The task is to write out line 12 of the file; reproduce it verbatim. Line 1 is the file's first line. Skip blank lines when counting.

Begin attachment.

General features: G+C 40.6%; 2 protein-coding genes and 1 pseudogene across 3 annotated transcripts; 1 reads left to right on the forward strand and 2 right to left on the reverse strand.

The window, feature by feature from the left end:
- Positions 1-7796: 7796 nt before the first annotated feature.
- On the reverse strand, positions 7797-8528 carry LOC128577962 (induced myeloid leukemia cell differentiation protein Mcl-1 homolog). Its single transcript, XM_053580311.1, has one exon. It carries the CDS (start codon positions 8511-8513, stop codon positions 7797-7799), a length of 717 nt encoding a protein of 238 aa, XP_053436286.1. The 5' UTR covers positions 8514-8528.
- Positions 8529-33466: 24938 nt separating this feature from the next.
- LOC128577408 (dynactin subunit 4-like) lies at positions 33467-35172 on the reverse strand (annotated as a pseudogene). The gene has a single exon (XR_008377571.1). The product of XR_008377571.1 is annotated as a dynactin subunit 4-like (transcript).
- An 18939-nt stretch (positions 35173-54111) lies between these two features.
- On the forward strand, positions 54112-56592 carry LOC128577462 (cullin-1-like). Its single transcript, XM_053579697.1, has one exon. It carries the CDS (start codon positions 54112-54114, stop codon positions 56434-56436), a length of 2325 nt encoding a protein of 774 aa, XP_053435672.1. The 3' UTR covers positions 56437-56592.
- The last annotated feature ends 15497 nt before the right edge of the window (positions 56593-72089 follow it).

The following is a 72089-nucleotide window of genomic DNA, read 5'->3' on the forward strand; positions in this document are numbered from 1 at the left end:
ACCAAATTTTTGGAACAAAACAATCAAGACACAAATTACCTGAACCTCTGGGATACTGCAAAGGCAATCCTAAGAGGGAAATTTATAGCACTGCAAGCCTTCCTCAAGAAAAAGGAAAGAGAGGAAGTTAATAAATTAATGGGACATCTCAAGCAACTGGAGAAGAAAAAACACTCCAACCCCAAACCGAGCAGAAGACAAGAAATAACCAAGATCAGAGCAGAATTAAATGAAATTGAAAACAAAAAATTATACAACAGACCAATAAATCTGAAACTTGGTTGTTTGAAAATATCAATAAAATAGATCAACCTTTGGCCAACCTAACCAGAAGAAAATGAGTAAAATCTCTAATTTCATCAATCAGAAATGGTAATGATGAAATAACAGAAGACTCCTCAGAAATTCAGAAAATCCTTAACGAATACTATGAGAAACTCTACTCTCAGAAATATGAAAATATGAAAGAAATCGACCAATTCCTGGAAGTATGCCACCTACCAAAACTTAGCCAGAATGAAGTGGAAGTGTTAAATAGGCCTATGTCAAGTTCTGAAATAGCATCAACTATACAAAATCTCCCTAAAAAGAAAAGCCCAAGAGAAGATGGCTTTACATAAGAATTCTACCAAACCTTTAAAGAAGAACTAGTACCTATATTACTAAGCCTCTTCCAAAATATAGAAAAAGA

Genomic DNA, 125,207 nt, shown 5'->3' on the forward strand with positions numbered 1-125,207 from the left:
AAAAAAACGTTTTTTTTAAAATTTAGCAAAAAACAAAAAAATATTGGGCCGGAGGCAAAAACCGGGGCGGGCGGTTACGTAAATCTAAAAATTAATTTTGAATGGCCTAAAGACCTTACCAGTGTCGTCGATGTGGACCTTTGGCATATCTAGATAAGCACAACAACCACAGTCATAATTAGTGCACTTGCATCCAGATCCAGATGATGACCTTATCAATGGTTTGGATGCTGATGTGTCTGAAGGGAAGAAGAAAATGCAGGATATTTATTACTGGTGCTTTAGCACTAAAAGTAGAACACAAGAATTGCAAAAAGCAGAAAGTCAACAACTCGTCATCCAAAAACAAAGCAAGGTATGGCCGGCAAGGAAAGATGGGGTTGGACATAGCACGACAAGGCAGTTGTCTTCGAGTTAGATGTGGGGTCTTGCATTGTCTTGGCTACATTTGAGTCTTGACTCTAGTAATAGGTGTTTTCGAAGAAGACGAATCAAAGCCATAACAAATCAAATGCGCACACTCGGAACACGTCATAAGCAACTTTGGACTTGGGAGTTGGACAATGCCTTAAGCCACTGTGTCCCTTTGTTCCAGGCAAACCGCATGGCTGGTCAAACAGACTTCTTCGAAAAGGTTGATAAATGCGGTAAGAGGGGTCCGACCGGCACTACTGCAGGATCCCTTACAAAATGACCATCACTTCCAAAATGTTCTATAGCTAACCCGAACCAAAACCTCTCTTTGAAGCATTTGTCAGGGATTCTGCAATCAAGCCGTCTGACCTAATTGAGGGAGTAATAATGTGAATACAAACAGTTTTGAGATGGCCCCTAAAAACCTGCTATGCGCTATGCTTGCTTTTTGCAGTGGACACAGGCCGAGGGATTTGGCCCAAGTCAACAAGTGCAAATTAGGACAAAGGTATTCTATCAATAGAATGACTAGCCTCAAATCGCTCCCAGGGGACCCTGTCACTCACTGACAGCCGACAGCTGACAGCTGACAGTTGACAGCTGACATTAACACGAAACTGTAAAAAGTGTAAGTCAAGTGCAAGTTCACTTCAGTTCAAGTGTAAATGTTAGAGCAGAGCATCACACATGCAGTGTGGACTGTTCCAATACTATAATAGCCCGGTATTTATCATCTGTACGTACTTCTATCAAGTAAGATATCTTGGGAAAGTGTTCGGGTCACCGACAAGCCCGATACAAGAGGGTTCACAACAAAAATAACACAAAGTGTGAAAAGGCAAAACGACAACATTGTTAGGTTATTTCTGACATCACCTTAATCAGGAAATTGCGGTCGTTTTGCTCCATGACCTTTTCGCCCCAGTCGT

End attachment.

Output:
Genomic DNA, 125,207 nt, shown 5'->3' on the forward strand with positions numbered 1-125,207 from the left: